icon bookmark-bicon bookmarkicon cameraicon checkicon chevron downicon chevron lefticon chevron righticon chevron upicon closeicon v-compressicon downloadicon editicon v-expandicon fbicon fileicon filtericon flag ruicon full chevron downicon full chevron lefticon full chevron righticon full chevron upicon gpicon insicon mailicon moveicon-musicicon mutedicon nomutedicon okicon v-pauseicon v-playicon searchicon shareicon sign inicon sign upicon stepbackicon stepforicon swipe downicon tagicon tagsicon tgicon trashicon twicon vkicon yticon wticon fm
3 Apr, 2022 19:54

Poland wants more US troops near Russia

Warsaw would like to see Pentagon boost its military presence in Europe by 50%, ruling party leader says
Poland wants more US troops near Russia

A top Polish leader has called for the US to dramatically expand its troop presence in Europe, to deploy more forces along Russia’s borders and possibly to station nuclear weapons in Poland.

“Poland would be pleased if the Americans increased their presence in Europe from the current 100,000 soldiers up to 150,000 in the future due to Russia’s increasing aggressiveness,” Deputy Prime Minister Jaroslaw Kaczynski said, in an interview published on Sunday by German newspaper Welt am Sonntag.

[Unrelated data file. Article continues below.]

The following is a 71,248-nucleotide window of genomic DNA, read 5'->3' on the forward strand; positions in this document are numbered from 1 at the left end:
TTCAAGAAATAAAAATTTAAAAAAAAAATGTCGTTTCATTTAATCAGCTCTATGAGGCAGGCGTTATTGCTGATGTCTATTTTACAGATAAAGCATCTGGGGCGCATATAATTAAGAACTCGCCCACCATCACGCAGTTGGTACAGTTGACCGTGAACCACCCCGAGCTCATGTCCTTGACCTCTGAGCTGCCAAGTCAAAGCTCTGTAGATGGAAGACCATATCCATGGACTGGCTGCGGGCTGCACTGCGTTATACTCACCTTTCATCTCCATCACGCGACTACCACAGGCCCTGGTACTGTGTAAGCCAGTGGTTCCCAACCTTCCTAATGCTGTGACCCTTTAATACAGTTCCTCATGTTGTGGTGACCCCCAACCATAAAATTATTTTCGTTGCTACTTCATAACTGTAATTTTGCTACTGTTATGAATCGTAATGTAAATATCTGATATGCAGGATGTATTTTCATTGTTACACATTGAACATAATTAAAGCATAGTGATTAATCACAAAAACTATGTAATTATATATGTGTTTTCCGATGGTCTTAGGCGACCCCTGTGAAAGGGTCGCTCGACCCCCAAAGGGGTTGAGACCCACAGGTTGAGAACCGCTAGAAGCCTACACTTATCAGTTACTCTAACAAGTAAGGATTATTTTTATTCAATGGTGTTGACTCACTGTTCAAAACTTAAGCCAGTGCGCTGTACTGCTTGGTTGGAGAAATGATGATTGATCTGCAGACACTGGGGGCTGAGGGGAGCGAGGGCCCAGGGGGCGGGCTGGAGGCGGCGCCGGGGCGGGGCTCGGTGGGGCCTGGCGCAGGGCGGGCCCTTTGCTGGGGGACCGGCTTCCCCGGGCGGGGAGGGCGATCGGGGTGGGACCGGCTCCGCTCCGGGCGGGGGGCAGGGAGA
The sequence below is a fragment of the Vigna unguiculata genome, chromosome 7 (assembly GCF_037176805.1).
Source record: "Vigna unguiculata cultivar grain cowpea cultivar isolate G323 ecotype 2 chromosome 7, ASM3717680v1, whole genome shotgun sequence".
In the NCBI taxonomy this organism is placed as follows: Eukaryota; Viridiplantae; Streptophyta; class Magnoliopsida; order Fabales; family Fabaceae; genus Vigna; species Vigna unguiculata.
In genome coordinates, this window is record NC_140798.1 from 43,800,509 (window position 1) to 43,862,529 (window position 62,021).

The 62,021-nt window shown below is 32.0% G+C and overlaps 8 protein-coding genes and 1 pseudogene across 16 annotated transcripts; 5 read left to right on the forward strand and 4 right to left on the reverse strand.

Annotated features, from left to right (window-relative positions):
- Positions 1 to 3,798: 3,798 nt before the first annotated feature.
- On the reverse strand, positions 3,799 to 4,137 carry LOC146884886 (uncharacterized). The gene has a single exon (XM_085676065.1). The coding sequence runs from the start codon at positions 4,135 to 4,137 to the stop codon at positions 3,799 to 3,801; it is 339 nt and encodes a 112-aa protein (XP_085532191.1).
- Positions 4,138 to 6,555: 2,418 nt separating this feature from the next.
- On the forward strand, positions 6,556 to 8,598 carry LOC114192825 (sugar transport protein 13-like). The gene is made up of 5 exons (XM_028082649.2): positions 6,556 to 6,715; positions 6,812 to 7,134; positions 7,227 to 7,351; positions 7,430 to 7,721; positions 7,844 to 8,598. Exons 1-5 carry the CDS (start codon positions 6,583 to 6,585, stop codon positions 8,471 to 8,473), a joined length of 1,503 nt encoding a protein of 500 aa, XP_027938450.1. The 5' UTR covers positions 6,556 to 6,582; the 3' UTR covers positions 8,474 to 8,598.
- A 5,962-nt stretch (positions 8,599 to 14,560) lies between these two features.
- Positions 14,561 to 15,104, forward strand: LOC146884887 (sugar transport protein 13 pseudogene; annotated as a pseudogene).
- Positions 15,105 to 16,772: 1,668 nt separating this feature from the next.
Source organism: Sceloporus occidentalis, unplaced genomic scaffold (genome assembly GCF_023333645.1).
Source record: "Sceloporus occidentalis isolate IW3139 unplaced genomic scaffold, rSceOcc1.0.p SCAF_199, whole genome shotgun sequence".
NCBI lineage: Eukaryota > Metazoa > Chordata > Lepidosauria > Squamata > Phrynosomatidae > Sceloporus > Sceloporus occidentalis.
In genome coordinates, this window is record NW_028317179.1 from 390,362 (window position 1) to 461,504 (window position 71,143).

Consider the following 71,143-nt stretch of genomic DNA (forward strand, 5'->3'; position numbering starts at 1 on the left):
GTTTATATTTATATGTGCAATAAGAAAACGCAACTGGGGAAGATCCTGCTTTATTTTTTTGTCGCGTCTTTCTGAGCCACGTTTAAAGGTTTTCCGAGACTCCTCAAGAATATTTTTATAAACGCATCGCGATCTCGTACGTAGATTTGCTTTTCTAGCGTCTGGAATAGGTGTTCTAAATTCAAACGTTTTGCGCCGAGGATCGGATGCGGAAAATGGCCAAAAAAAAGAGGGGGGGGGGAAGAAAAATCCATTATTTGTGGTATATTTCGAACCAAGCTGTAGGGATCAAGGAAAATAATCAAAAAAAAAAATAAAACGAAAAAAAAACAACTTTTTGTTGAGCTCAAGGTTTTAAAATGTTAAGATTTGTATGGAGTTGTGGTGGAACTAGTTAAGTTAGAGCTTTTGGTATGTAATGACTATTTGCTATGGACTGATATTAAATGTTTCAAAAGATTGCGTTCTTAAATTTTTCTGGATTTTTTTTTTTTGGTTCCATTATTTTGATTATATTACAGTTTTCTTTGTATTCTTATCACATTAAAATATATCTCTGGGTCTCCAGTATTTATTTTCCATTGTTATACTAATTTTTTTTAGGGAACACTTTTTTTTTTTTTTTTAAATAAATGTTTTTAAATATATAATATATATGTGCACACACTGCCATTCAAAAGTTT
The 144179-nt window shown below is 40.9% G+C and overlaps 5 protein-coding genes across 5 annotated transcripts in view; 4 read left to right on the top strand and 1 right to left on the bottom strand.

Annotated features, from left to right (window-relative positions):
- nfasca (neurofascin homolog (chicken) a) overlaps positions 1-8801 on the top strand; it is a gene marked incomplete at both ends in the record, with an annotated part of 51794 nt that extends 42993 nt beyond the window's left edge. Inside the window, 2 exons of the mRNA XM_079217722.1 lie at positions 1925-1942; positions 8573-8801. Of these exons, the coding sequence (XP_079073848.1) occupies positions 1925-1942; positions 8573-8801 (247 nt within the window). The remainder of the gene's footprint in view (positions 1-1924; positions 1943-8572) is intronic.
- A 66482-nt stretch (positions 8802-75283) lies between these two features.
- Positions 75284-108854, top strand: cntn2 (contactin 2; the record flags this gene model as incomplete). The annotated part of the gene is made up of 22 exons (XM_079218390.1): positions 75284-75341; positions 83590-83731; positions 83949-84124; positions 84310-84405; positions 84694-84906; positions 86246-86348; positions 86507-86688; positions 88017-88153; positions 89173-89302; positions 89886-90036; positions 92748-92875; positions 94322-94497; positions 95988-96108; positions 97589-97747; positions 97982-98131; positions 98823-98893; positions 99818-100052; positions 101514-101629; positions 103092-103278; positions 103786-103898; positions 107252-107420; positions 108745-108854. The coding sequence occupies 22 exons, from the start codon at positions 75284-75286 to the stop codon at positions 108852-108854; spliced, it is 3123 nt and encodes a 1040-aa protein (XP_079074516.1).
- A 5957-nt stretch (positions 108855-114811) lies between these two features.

Kaczynski, who also heads Poland’s ruling political party, said 75,000 of Washington’s troops in Europe should be permanently stationed on NATO’s eastern flank, along borders with Russia. Those deployments would nearly match the approximately 80,000 US troops that the US had stationed in all of Europe before Moscow launched a military offensive against Ukraine in February.

Poland also would be “open” to having nuclear weapons stationed within its borders, Kaczynski said. He also complained to Welt am Sonntag that Germany “has a strong inclination toward Moscow” and must be willing to pay a high price to punish Russia for the Ukraine invasion.

Warsaw has called for tougher sanctions in response to the war, including a total EU ban on trade with Russia, and it sought last month to give MiG fighter jets to Ukraine. However, Poland also wanted to use the US as an intermediary for the aircraft transfer – an idea that Washington eventually rejected because it might provoke a wider war with Russia – possibly to avoid making itself a target for retaliation from Moscow.

Ironically, Kaczynski is calling for just the sort of steps that Russia has claimed would increase security tensions as NATO expanded eastward after the Cold War ended in 1991. The Western military alliance added former Soviet Republics and Warsaw Pact members to its membership ranks, then placed strategic weapons on Russia’s doorstep.

Such moves violated the principle of “indivisible security” – strengthening one side’s security at the expense of the other party, Russian Ambassador to the US Anatoly Antonov said days before the Ukraine invasion. Adding Ukraine to NATO, as has been proposed, would leave Russia “no space for us to retreat,” he said.